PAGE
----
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Tech insight: What we can expect from the 2020 F1 Mercedes

On the eve of a new Formula 1 season, one team will feel the weight of expectation like no other, having already achieved an uninterrupted sequence of six double world championships.

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Mercedes stands on the precipice of a regulatory clean-sweep, vying for the last ‘double’ available in this hybrid era. Scheduled to be unveiled at Silverstone on February 14, the W11 will be an evolution of its predecessor, as the team looks to iron out any imperfections and bring even more performance to bear.

Information gathered ahead of time reveals changes that may help the team to unlock latent performance from a machine that was already pretty formidable last season.

Having scrutinized its own weaknesses and closely studied the opposition’s designs, Mercedes has taken a design concept introduced by Ferrari in 2017 and refined it to suit its own package.

Mercedes AMG F1 W10, chassis

Mercedes AMG F1 W10, chassis

Photo by: Giorgio Piola

The intent of this design concept is to improve flow quality into the radiator inlet and reduce the negative impact that the front tyre wake has on flow into and around the entire sidepod structure.

For 2020, Mercedes will join this group, lowering and bringing the uppermost side impact protection spars forward to improve power unit performance and reliability, while reducing drag and refining the aerodynamic output of the car.

Mercedes is keen to edge out rivals when it comes to power unit performance once more in 2020, having given up ground to them last season.

Improving cooling efficiency will therefore be high on the agenda, in order that it can run in higher power modes for longer, as it clearly was unable to exploit the power unit upgrades introduced last season. It will expect further power gains in 2020 that must be unlocked to assure its continued success.

Mercedes AMG F1 W10, chassis

Mercedes AMG F1 W10, chassis

Photo by: Giorgio Piola

The W10 was already pretty extreme around the midriff, with a distinctive shape to the chassis that pulled everything as close to the body as possible.

To maximise this further, and to take advantage of the new shapes and contours in this region, it will come as no surprise if the W11 were to feature a revised fuel tank layout too, allowing even more scope for the revised radiator and sidepod packaging, while also improving weight distribution.

How we got to this point...

Click on the arrows on the images below to scroll through them

Sidepod and regulation changes since 2011

Sidepod and regulation changes since 2011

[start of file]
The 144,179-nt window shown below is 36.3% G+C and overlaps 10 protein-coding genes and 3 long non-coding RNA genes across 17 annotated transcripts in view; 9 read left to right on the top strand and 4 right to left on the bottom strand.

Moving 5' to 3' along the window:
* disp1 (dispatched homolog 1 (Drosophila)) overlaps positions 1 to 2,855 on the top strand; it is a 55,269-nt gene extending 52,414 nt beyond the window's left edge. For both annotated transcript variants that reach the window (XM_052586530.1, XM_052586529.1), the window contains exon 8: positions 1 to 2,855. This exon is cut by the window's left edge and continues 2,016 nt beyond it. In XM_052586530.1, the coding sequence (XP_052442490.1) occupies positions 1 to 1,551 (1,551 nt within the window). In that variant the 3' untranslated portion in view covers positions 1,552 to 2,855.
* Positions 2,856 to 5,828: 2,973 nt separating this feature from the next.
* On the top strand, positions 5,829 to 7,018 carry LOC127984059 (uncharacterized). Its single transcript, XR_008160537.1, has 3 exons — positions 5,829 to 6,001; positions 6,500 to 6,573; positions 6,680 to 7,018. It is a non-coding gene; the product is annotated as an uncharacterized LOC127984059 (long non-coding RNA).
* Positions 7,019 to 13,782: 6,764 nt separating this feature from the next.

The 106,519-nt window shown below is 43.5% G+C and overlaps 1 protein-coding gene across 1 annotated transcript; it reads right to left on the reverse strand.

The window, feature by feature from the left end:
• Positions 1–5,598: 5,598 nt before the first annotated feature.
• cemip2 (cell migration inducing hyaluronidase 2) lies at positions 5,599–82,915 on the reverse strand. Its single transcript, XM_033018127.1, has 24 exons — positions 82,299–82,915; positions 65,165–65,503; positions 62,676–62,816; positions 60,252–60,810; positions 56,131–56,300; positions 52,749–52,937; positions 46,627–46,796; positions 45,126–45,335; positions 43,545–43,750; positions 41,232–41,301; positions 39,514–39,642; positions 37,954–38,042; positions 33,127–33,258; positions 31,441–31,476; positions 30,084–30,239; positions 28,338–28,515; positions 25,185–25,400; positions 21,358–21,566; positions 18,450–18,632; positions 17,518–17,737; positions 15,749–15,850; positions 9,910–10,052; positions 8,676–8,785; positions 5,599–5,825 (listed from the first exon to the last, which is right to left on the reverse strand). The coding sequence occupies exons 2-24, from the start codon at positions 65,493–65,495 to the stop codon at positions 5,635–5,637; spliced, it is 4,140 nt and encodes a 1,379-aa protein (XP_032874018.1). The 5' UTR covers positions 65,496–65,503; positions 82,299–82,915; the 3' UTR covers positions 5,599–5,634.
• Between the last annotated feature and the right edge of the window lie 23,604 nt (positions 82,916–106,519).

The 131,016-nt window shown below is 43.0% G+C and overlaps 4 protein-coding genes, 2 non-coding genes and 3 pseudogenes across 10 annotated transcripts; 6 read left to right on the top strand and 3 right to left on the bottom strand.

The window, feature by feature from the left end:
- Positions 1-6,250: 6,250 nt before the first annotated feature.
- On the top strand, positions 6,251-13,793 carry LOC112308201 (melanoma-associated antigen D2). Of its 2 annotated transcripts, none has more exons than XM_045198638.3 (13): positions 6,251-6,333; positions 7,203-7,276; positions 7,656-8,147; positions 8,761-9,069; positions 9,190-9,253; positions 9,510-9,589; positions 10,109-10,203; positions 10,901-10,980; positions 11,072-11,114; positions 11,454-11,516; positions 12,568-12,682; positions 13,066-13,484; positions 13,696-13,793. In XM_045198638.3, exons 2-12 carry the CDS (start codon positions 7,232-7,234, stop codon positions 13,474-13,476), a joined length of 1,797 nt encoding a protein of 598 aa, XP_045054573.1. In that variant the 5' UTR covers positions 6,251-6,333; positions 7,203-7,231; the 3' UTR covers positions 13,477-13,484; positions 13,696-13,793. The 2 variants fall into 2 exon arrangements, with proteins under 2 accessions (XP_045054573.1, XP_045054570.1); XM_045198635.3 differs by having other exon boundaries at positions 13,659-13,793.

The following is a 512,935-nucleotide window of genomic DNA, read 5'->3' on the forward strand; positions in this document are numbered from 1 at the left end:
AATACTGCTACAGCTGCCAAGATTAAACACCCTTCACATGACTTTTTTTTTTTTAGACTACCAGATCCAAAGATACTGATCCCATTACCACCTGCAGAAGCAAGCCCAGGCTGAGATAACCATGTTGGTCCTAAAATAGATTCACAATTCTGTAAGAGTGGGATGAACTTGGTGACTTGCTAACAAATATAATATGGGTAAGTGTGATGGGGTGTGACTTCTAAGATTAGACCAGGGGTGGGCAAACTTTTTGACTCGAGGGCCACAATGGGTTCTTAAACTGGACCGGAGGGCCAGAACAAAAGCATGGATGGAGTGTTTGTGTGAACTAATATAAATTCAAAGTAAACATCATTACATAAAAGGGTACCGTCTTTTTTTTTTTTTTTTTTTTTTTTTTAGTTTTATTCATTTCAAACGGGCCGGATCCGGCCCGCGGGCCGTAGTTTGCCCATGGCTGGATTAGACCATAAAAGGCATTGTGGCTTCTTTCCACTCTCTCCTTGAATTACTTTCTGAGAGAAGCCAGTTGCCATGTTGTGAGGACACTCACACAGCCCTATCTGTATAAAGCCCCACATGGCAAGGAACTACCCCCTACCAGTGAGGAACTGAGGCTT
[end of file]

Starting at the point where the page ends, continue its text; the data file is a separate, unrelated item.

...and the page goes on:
1/4

Photo by: Giorgio Piola

The FIA introduced a common side-impact protection spar (SIPS) design to reduce costs and better manage side-impact loads in 2014. This curtailed the more exotic designs we’d seen in recent years, with limited scope in the regulations restricting the design options available. However, the changes made in 2017 reopened closed wounds and once again allowed designers to rethink the placement of these SIPS and the bodywork that surrounded them. Ferrari was the first to take advantage, with the SF70H, but others swiftly followed suit, with three other teams sporting a very similar solution in 2018 and more taking advantage last season.

Mercedes W08 front suspension

Mercedes W08 front suspension
2/4

Photo by: Giorgio Piola

The use of this sidepod solution may bring the curtain down on a solution that Mercedes has employed since 2017. The necessity to improve flow to these periscope-style sidepod inlets has meant that teams that have moved to this solution have also utilised suspension setups that sit as low as possible, reducing flow impedance. Therefore, it would come as no surprise to see Mercedes do the same, casting aside their upright extension on the front suspension (red arrow), in favor of a more conventional arrangement.

Mercedes W10 front suspension detail

Mercedes W10 front suspension detail
3/4

Photo by: Giorgio Piola

The Silver Arrows also tested a mechanical heave damper arrangement in the latter phases of 2019 too, not only with an eye on this season and perhaps the aforementioned change in suspension design, but also in advance of the impending changes for 2021, where a more classically sprung solution will be required.

Benetton B187/B186 chassis comparison

Benetton B187/B186 chassis comparison
4/4

Photo by: Giorgio Piola

Giorgio Piola reminds us that nothing in Formula 1 is really new, as teams often follow concepts created by others or revisit previous solutions based on the prevailing regulations. For example, the Benetton B187 used a T-shaped body in the rear to recess the radiators, when compared with the more conventional layout used on the B186.
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About this article

Series Formula 1
Teams Mercedes
Author Matthew Somerfield
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